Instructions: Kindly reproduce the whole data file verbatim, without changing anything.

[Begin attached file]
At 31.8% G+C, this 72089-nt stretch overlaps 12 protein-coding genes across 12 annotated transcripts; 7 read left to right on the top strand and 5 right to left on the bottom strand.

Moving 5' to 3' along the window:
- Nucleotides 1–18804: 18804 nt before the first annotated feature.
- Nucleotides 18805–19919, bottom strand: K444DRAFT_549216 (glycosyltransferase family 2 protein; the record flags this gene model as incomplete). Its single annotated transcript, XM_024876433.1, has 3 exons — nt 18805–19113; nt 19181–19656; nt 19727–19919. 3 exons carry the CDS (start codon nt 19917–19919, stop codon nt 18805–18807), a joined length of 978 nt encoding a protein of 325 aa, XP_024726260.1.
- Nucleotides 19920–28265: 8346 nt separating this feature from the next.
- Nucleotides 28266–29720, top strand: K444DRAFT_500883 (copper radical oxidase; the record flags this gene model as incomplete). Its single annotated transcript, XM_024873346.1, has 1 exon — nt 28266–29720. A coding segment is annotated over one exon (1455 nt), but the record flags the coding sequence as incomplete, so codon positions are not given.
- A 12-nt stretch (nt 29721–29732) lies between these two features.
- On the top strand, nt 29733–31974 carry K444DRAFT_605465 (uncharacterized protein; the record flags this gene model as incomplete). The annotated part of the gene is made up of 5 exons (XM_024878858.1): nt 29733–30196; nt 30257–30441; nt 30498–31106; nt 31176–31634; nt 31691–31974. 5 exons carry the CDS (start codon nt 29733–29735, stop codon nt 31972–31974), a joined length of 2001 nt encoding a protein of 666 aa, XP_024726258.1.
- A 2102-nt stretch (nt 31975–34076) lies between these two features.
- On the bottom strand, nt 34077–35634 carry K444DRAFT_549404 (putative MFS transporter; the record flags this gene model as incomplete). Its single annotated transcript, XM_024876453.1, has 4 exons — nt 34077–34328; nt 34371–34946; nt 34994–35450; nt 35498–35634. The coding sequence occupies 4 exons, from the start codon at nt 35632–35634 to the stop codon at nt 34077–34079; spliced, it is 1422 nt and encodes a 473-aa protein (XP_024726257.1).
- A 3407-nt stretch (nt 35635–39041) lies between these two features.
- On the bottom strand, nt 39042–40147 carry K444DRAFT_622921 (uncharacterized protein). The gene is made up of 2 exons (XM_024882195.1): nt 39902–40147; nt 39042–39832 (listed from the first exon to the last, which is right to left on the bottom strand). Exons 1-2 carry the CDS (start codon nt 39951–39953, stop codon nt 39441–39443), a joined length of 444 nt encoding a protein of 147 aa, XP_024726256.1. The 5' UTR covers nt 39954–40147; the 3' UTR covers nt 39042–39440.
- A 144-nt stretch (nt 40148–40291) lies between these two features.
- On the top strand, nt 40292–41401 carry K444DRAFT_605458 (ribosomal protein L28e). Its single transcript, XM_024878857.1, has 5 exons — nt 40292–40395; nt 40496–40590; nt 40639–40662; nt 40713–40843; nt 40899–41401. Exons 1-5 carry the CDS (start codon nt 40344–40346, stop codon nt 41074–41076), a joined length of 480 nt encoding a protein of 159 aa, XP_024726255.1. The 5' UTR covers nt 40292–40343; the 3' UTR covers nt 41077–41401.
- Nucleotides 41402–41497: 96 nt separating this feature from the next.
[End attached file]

At 31.8% G+C, this 72089-nt stretch overlaps 12 protein-coding genes across 12 annotated transcripts; 7 read left to right on the top strand and 5 right to left on the bottom strand.

Moving 5' to 3' along the window:
- Nucleotides 1–18804: 18804 nt before the first annotated feature.
- Nucleotides 18805–19919, bottom strand: K444DRAFT_549216 (glycosyltransferase family 2 protein; the record flags this gene model as incomplete). Its single annotated transcript, XM_024876433.1, has 3 exons — nt 18805–19113; nt 19181–19656; nt 19727–19919. 3 exons carry the CDS (start codon nt 19917–19919, stop codon nt 18805–18807), a joined length of 978 nt encoding a protein of 325 aa, XP_024726260.1.
- Nucleotides 19920–28265: 8346 nt separating this feature from the next.
- Nucleotides 28266–29720, top strand: K444DRAFT_500883 (copper radical oxidase; the record flags this gene model as incomplete). Its single annotated transcript, XM_024873346.1, has 1 exon — nt 28266–29720. A coding segment is annotated over one exon (1455 nt), but the record flags the coding sequence as incomplete, so codon positions are not given.
- A 12-nt stretch (nt 29721–29732) lies between these two features.
- On the top strand, nt 29733–31974 carry K444DRAFT_605465 (uncharacterized protein; the record flags this gene model as incomplete). The annotated part of the gene is made up of 5 exons (XM_024878858.1): nt 29733–30196; nt 30257–30441; nt 30498–31106; nt 31176–31634; nt 31691–31974. 5 exons carry the CDS (start codon nt 29733–29735, stop codon nt 31972–31974), a joined length of 2001 nt encoding a protein of 666 aa, XP_024726258.1.
- A 2102-nt stretch (nt 31975–34076) lies between these two features.
- On the bottom strand, nt 34077–35634 carry K444DRAFT_549404 (putative MFS transporter; the record flags this gene model as incomplete). Its single annotated transcript, XM_024876453.1, has 4 exons — nt 34077–34328; nt 34371–34946; nt 34994–35450; nt 35498–35634. The coding sequence occupies 4 exons, from the start codon at nt 35632–35634 to the stop codon at nt 34077–34079; spliced, it is 1422 nt and encodes a 473-aa protein (XP_024726257.1).
- A 3407-nt stretch (nt 35635–39041) lies between these two features.
- On the bottom strand, nt 39042–40147 carry K444DRAFT_622921 (uncharacterized protein). The gene is made up of 2 exons (XM_024882195.1): nt 39902–40147; nt 39042–39832 (listed from the first exon to the last, which is right to left on the bottom strand). Exons 1-2 carry the CDS (start codon nt 39951–39953, stop codon nt 39441–39443), a joined length of 444 nt encoding a protein of 147 aa, XP_024726256.1. The 5' UTR covers nt 39954–40147; the 3' UTR covers nt 39042–39440.
- A 144-nt stretch (nt 40148–40291) lies between these two features.
- On the top strand, nt 40292–41401 carry K444DRAFT_605458 (ribosomal protein L28e). Its single transcript, XM_024878857.1, has 5 exons — nt 40292–40395; nt 40496–40590; nt 40639–40662; nt 40713–40843; nt 40899–41401. Exons 1-5 carry the CDS (start codon nt 40344–40346, stop codon nt 41074–41076), a joined length of 480 nt encoding a protein of 159 aa, XP_024726255.1. The 5' UTR covers nt 40292–40343; the 3' UTR covers nt 41077–41401.
- Nucleotides 41402–41497: 96 nt separating this feature from the next.